Automotive

BMW and MIT reveal Liquid 3D Printed Pneumatics for self-assembling car interiors

Skylar Tibbits, who coined the term 4D printing back in 2013, and his team at MIT’s Self-Assembly Lab have released the details of an ongoing collaboration with car manufacturer BMW.

Named Liquid Printed Pneumatics, the project applies the Self-Assembly Lab’s “Rapid Liquid Printing” technique to the development of next generation car interiors, capable of taking on any shape and size.

Liquid Printed Pneumatics from Self-Assembly Lab, MIT on Vimeo.

Rapid Liquid Printing 

Rapid Liquid Printing was introduced by the Self-Assembly Lab through a 2017 collaboration with UK-based furniture and interior design company Steelcase.

Made to challenge the speed, size and materials selection of current 3D printing techniques, Rapid Liquid Printing takes place inside a vat of silicone.

In this vat, a needle-like nozzle injects a continuous stream of liquid ink which when exposed to UV light, cures into a solid.

Afterwards, post-processing of the liquid printed part is relatively easy – it simply needs to be removed from its silicone support vat.

Actuator 3D printed by Rapid Liquid Printing. Photo via MIT Self-Assembly Lab
Actuator 3D printed by Rapid Liquid Printing. Photo via MIT Self-Assembly Lab

Liquid Printed Pneumatics

An extension of the Rapid Liquid Printing method, Liquid Printed Pneumatics are the first 3D printed inflatables that can, to quote the demo video “expand and morph into nearly any shape or function.”

Similar to 4D printed objects, Liquid Printed Pneumatics are programmed by design to take on a desired shape when stimulus is applied. In this case, this stimulus is filling with air.

Printed inflatable bends... Photo via MIT Self-Assembly Lab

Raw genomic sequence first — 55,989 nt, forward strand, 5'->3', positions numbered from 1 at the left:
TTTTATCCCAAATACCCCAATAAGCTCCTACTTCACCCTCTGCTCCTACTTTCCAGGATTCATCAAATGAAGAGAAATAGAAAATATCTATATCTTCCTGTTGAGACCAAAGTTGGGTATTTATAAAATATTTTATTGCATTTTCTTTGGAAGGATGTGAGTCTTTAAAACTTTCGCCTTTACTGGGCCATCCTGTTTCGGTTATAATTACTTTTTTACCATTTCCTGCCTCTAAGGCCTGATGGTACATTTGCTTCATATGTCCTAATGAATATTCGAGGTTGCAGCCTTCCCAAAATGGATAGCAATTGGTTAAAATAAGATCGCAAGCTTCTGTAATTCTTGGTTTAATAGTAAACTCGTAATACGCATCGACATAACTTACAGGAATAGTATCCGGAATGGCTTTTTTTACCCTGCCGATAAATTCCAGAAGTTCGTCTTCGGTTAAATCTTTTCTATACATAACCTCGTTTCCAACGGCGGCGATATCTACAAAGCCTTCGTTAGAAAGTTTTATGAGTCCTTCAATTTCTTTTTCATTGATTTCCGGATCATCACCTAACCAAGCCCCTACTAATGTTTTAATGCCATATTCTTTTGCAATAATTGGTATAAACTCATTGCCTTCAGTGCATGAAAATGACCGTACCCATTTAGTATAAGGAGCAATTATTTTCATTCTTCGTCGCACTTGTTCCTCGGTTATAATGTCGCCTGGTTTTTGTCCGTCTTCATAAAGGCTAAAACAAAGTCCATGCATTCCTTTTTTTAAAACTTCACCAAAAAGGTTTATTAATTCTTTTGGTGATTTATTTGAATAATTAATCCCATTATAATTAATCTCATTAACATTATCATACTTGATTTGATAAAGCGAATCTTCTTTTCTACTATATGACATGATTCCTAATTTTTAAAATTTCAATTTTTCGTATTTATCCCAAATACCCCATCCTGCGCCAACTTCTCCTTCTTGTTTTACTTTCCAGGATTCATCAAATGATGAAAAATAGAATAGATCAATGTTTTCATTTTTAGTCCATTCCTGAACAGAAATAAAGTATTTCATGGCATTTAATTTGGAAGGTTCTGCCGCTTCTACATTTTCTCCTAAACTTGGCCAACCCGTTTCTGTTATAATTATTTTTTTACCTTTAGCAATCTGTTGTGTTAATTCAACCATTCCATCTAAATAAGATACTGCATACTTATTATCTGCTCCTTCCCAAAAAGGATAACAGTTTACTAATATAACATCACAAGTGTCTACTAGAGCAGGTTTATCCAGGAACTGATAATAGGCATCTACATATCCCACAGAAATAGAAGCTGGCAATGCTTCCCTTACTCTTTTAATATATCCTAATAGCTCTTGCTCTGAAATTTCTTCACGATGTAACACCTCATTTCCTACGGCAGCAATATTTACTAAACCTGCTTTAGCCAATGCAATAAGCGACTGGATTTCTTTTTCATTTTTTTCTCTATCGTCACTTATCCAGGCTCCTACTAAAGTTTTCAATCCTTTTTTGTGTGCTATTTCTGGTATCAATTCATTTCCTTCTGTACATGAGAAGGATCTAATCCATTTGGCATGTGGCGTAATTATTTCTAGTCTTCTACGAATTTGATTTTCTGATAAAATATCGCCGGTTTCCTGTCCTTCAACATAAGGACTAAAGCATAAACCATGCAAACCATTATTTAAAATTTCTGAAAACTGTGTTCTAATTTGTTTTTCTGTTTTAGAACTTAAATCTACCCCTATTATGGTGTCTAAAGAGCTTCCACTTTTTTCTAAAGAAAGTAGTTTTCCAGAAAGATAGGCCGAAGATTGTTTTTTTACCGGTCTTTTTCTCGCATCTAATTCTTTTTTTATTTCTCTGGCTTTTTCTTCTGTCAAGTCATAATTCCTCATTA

Printed inflatable bends… Photo via MIT Self-Assembly Lab

By altering the design of each inflatable, the researchers can achieve different levels of flexibility and stiffness as necessary.

At present, Liquid Printed Pneumatics is just a concept, but as cars continue develop and adapt, it is easy to see how such an idea could be applied to future vehicles.

...and stretches. Photo via MIT Self-Assembly Lab
…and stretches. Photo via MIT Self-Assembly Lab

Next generation vehicles

For many, an autonomous vehicle revolution is inevitable. If that does turn out to be true, car interiors will be much more versatile spaces than they are now.

In some concepts, cars will become more like “mobile living spaces.”

The Self-Assembly Lab’s inflatables in particular could help improve passenger comfort, or be used to redesign airbags.

Through 4 November 2018 the Liquid Printed Pneumatics project will be on display in the U.K. at the V&A Museum as part of The Future Starts Here exhibition.

3D printed pneumatic inflates from cube shape to a sphere. Photo via MIT Self-Assembly Lab
3D printed pneumatic inflates from cube shape to a sphere. Photo via MIT Self-Assembly Lab

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Featured image shows Liquid Printed Pneumatics. Photo via MIT Self-Assembly Lab

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